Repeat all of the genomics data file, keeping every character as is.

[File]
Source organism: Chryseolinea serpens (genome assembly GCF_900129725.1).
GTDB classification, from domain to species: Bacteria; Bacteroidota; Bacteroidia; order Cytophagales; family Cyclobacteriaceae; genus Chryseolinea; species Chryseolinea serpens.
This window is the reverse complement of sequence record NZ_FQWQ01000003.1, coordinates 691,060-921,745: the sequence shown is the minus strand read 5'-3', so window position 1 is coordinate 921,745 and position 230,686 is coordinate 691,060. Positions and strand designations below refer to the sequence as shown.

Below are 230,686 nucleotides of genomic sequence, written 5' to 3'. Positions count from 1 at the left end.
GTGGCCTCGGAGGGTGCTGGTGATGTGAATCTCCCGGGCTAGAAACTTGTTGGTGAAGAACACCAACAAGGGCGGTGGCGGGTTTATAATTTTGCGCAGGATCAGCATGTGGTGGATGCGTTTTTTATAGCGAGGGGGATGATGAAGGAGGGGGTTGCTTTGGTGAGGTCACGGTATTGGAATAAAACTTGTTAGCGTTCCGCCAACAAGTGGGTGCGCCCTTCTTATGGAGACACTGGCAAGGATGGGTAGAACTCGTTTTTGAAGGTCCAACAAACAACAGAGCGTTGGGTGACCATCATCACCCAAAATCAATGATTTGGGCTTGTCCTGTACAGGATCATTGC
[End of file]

Source organism: Chryseolinea serpens (genome assembly GCF_900129725.1).
GTDB classification, from domain to species: Bacteria; Bacteroidota; Bacteroidia; order Cytophagales; family Cyclobacteriaceae; genus Chryseolinea; species Chryseolinea serpens.
This window is the reverse complement of sequence record NZ_FQWQ01000003.1, coordinates 691,060-921,745: the sequence shown is the minus strand read 5'-3', so window position 1 is coordinate 921,745 and position 230,686 is coordinate 691,060. Positions and strand designations below refer to the sequence as shown.

Below are 230,686 nucleotides of genomic sequence, written 5' to 3'. Positions count from 1 at the left end.
GTGGCCTCGGAGGGTGCTGGTGATGTGAATCTCCCGGGCTAGAAACTTGTTGGTGAAGAACACCAACAAGGGCGGTGGCGGGTTTATAATTTTGCGCAGGATCAGCATGTGGTGGATGCGTTTTTTATAGCGAGGGGGATGATGAAGGAGGGGGTTGCTTTGGTGAGGTCACGGTATTGGAATAAAACTTGTTAGCGTTCCGCCAACAAGTGGGTGCGCCCTTCTTATGGAGACACTGGCAAGGATGGGTAGAACTCGTTTTTGAAGGTCCAACAAACAACAGAGCGTTGGGTGACCATCATCACCCAAAATCAATGATTTGGGCTTGTCCTGTACAGGATCATTGC